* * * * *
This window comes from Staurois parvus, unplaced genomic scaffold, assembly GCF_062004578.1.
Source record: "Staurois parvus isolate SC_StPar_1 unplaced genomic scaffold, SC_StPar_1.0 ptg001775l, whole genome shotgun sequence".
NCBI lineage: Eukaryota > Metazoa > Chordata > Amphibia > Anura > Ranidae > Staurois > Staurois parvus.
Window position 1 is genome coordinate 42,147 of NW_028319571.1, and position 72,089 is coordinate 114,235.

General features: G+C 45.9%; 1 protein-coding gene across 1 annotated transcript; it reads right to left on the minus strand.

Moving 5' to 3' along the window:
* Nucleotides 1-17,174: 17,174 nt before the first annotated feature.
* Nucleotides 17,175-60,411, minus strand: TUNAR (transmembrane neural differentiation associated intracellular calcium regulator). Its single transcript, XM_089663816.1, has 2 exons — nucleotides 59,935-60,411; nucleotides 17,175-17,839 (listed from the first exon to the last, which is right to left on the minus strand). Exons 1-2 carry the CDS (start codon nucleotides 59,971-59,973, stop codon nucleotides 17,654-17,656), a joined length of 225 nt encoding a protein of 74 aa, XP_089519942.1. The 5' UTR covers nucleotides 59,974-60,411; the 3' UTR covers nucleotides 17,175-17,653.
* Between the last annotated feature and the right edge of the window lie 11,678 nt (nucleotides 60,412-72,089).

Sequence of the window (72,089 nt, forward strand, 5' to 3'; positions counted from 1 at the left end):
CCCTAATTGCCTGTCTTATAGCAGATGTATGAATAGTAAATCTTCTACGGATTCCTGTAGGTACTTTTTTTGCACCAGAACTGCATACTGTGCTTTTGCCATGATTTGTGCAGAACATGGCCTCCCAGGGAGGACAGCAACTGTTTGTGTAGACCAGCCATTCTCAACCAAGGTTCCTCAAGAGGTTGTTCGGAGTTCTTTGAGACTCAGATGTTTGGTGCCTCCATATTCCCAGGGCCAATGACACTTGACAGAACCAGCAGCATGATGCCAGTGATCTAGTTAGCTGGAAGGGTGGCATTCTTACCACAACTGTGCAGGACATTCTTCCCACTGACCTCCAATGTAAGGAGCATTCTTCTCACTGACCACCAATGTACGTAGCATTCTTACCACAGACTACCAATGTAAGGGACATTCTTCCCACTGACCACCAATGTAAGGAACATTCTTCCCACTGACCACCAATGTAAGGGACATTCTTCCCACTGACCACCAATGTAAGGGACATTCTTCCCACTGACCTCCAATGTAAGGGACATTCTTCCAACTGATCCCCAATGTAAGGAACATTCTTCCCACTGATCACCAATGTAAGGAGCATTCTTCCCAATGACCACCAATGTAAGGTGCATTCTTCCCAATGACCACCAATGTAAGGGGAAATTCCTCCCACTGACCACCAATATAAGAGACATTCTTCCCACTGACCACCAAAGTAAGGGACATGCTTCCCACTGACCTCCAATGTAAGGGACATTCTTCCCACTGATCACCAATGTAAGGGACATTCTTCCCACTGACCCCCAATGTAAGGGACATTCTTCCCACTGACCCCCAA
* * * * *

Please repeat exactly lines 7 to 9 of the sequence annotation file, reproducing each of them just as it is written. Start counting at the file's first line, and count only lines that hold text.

* Nucleotides 1-17,174: 17,174 nt before the first annotated feature.
* Nucleotides 17,175-60,411, minus strand: TUNAR (transmembrane neural differentiation associated intracellular calcium regulator). Its single transcript, XM_089663816.1, has 2 exons — nucleotides 59,935-60,411; nucleotides 17,175-17,839 (listed from the first exon to the last, which is right to left on the minus strand). Exons 1-2 carry the CDS (start codon nucleotides 59,971-59,973, stop codon nucleotides 17,654-17,656), a joined length of 225 nt encoding a protein of 74 aa, XP_089519942.1. The 5' UTR covers nucleotides 59,974-60,411; the 3' UTR covers nucleotides 17,175-17,653.
* Between the last annotated feature and the right edge of the window lie 11,678 nt (nucleotides 60,412-72,089).